Last week's meeting called in an attempt to stem the rising tide of ad buyers' dissatisfaction with the annual TV upfront bazaar [WAMN: 12-Apr-04] ended in stalemate.

Although a second session has been tentatively set for May 6, it is unlikely to take place, believes Robert D Liodice, chief executive of the Association of National Advertisers. He sees "no real necessity at this stage to have another meeting".

The New York meeting, attended by around forty senior executives from the three sides of the ad industry -- advertisers, media agencies and the big broadcast and cable networks -- labored fruitlessly for over four hours.

Convened by the ANA and American Association of Advertising Agencies, the forty or so hagglers included such big guns as General Motors and Procter & Gamble, media buying shops Carat and OMD, and broadcasters ABC, CBS and Fox. No common ground was found.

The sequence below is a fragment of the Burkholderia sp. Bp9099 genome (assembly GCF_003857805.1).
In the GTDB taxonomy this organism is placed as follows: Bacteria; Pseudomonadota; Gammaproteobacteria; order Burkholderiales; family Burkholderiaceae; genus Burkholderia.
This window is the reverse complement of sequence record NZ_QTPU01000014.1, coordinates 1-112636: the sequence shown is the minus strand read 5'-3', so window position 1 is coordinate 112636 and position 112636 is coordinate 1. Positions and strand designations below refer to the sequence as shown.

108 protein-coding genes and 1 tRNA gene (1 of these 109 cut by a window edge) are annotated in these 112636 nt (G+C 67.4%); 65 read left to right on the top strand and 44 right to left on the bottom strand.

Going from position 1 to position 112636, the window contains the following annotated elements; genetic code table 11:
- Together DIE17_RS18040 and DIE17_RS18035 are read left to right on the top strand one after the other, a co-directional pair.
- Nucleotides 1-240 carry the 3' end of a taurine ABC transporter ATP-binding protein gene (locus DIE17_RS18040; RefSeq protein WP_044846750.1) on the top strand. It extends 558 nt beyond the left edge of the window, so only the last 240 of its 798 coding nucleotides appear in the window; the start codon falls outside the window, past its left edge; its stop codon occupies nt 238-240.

Bemoaned Liodice: "In the discussions, there were no alternatives that reached enough consensus to support that something should be changed [so] we'll continue with what we have."

O Burtch Drake, president/ceo of the AAAA, concurred. The so-called Network Upfront Discussion Group failed to scale the barricade erected by the media owners, none of whom were willing to budge on the issue.

"The real angst is all about rising prices and falling audiences," Drake said. "Voices got raised a little bit but in the end we settled on where we are right now."

Data sourced from: New York Times; additional content by WARC staff